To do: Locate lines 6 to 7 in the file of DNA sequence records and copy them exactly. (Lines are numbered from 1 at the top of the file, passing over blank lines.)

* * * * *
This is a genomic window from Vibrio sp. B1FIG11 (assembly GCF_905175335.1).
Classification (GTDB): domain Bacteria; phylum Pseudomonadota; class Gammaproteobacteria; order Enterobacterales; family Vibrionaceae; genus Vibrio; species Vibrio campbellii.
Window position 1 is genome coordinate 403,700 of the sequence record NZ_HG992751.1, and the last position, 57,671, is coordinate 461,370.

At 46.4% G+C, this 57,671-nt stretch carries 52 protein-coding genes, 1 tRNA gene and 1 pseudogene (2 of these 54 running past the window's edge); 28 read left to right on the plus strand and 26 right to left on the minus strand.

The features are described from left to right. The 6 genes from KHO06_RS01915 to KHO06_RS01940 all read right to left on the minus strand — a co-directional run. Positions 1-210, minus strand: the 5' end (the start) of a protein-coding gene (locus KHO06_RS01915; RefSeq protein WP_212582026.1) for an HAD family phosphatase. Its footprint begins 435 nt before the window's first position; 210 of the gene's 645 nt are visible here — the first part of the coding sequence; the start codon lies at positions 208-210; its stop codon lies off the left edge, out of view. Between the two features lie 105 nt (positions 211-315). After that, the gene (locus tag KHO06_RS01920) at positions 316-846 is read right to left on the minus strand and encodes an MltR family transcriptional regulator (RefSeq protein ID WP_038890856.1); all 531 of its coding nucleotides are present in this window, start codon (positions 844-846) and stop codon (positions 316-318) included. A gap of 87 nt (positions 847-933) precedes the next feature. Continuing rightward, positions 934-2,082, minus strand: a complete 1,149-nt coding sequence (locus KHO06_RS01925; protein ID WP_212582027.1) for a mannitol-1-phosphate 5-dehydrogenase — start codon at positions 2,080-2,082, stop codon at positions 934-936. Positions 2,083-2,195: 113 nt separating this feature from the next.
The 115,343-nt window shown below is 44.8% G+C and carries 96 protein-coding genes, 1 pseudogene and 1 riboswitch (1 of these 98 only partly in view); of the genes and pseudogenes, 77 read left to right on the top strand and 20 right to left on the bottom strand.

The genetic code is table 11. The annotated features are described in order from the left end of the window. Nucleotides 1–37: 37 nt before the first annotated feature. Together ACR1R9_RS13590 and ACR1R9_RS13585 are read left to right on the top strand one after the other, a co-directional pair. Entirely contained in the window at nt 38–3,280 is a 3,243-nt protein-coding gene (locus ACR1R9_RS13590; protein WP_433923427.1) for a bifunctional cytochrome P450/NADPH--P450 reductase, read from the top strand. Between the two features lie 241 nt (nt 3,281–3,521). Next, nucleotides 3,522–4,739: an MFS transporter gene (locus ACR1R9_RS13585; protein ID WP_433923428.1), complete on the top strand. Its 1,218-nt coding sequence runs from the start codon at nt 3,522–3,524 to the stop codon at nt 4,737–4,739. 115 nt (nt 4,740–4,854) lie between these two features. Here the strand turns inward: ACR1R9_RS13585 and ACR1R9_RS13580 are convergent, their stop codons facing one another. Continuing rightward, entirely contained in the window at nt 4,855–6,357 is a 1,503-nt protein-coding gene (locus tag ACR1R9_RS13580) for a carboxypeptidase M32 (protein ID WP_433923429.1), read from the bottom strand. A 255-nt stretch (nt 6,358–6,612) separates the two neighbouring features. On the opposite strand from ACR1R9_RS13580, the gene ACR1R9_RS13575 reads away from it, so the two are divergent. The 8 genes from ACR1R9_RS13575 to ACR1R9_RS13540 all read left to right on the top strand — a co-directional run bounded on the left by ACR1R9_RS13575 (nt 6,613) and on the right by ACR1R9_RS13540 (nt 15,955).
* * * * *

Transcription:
The 115,343-nt window shown below is 44.8% G+C and carries 96 protein-coding genes, 1 pseudogene and 1 riboswitch (1 of these 98 only partly in view); of the genes and pseudogenes, 77 read left to right on the top strand and 20 right to left on the bottom strand.

The genetic code is table 11. The annotated features are described in order from the left end of the window. Nucleotides 1–37: 37 nt before the first annotated feature. Together ACR1R9_RS13590 and ACR1R9_RS13585 are read left to right on the top strand one after the other, a co-directional pair. Entirely contained in the window at nt 38–3,280 is a 3,243-nt protein-coding gene (locus ACR1R9_RS13590; protein WP_433923427.1) for a bifunctional cytochrome P450/NADPH--P450 reductase, read from the top strand. Between the two features lie 241 nt (nt 3,281–3,521). Next, nucleotides 3,522–4,739: an MFS transporter gene (locus ACR1R9_RS13585; protein ID WP_433923428.1), complete on the top strand. Its 1,218-nt coding sequence runs from the start codon at nt 3,522–3,524 to the stop codon at nt 4,737–4,739. 115 nt (nt 4,740–4,854) lie between these two features. Here the strand turns inward: ACR1R9_RS13585 and ACR1R9_RS13580 are convergent, their stop codons facing one another. Continuing rightward, entirely contained in the window at nt 4,855–6,357 is a 1,503-nt protein-coding gene (locus tag ACR1R9_RS13580) for a carboxypeptidase M32 (protein ID WP_433923429.1), read from the bottom strand. A 255-nt stretch (nt 6,358–6,612) separates the two neighbouring features. On the opposite strand from ACR1R9_RS13580, the gene ACR1R9_RS13575 reads away from it, so the two are divergent. The 8 genes from ACR1R9_RS13575 to ACR1R9_RS13540 all read left to right on the top strand — a co-directional run bounded on the left by ACR1R9_RS13575 (nt 6,613) and on the right by ACR1R9_RS13540 (nt 15,955).